Applying for the Multi-Sport Community Facility Fund is a simple process using the SmartyGrants platform: sport.smartygrants.com.au/MSCFF-2022-23. You can download a copy of the application form from the SmartyGrants website prior to commencing your application.
Before you apply, please read the guidelines and related materials including the 2022/2023 application checklist to make sure you understand all relevant requirements. You can find the relevant information here: sport.nsw.gov.au/grants/multi-sport-community-facility-fund.
Applications must be lodged by 1pm on Friday 2 September 2022, via the SmartyGrants website.
No. The statutory functions of Parents & Citizens Associations are aimed at assisting the school with which they are associated and promoting the welfare of the students at that school.
No. The focus of the Fund is on facility projects that provide benefits to the community, not solely school students. Whilst educational organisations such as schools, TAFEs and universities are not eligible applicants, we encourage partnerships with these organisations and other partners such as sport organisations to provide the community with access to sporting facilities. A project between an eligible applicant e.g., council and a public school using the Joint Use Facility Agreement developed by School Infrastructure NSW would be an eligible project. The eligible applicant e.g., council would need to be the applicant under the Multi-Sport Community Facility Fund.
NSW Department of Education operated specialist sports high schools are eligible applicants under the program guidelines 2022/2023.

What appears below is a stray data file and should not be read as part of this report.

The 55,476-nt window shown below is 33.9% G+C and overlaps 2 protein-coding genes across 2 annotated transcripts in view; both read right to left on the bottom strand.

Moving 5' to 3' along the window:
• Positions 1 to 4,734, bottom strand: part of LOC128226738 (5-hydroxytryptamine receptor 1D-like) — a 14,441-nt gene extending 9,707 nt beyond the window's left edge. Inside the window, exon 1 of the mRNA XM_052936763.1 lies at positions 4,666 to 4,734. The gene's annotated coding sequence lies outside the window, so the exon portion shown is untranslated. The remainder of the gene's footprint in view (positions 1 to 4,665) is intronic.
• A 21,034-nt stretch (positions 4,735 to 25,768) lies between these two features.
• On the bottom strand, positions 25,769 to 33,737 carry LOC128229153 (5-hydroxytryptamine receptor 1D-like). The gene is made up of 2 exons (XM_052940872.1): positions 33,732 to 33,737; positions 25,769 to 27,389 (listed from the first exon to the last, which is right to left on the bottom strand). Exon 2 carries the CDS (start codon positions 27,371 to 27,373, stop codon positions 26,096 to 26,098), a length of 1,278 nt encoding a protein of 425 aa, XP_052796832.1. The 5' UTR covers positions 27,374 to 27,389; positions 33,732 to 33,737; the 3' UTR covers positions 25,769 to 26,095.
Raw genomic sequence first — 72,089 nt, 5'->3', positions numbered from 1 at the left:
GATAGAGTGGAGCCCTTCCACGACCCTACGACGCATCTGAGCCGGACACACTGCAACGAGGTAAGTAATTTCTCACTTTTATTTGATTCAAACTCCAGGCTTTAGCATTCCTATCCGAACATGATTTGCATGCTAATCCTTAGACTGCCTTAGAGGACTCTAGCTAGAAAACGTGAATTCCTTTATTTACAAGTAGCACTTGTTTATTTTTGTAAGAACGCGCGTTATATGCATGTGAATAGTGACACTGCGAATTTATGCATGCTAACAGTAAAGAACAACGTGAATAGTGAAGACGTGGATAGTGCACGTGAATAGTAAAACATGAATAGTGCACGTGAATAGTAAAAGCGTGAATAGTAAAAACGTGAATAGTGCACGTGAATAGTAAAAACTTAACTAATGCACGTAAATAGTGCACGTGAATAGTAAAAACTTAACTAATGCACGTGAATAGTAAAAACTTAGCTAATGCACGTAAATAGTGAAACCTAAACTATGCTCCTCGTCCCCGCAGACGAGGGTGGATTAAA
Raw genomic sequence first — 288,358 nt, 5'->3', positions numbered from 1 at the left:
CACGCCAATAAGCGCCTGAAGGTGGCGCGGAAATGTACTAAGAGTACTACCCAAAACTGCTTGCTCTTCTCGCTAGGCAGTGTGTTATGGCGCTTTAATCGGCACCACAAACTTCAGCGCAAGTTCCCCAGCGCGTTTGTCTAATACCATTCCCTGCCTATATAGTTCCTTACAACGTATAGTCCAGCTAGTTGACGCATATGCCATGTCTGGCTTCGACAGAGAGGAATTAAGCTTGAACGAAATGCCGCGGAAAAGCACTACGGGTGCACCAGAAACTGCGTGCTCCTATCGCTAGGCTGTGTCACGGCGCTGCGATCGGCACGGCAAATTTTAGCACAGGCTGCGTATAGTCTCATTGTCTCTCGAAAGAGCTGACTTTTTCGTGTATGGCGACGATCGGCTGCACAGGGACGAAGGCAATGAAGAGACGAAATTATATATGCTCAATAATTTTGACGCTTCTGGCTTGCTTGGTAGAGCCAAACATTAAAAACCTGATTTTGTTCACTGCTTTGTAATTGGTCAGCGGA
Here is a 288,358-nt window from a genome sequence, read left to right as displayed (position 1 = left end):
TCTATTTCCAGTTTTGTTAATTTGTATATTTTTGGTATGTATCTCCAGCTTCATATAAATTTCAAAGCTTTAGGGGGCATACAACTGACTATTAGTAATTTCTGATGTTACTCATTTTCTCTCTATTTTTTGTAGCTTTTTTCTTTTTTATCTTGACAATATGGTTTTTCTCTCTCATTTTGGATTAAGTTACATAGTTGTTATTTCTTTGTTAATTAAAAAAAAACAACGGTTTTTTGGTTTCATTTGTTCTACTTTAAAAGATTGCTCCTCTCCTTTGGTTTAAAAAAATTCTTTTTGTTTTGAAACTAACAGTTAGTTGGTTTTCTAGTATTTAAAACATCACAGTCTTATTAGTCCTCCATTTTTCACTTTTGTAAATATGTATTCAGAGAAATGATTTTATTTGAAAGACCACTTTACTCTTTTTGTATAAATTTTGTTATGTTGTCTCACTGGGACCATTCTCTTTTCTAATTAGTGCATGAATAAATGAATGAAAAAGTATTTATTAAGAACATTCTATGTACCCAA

The sporting organisation recognised by the Office of Sport and Sport Australia as the pre-eminent body for the development of their sport in NSW and Australia.
No. Successful and unsuccessful applicants will be notified at the same time. Outcomes of applications under the Fund are expected to be advised from November 2022.
Financial, co-contributions and hardship questions
The grant amount requested by an applicant must be a minimum of $1 million and cannot exceed $5 million.
It is based on the grant amount requested.
Organisations that cannot meet the 50% funding co-contribution expectation may apply for financial hardship. A financial hardship application provides applicants the opportunity to outline why they should be exempt from the requirement to provide a minimum 50% financial co-contribution of the grant amount requested. Financial hardship applications are to be made through the application process.
If an applicant’s grant amount requested is $2 million, they must demonstrate at least a $1 million financial co-contribution (or demonstrate financial hardship).
Yes. Applicants to provide suitable evidence confirming funding contribution(s) from project partner(s). All applications are required to provide a minimum 50% financial co-contribution of the grant amount requested or submit a hardship application.
No, the contribution must be a financial contribution.
No. The financial co-contribution must be a financial contribution of 50% of the grant amount requested.
Yes. However, the grant must be for a different component of the project.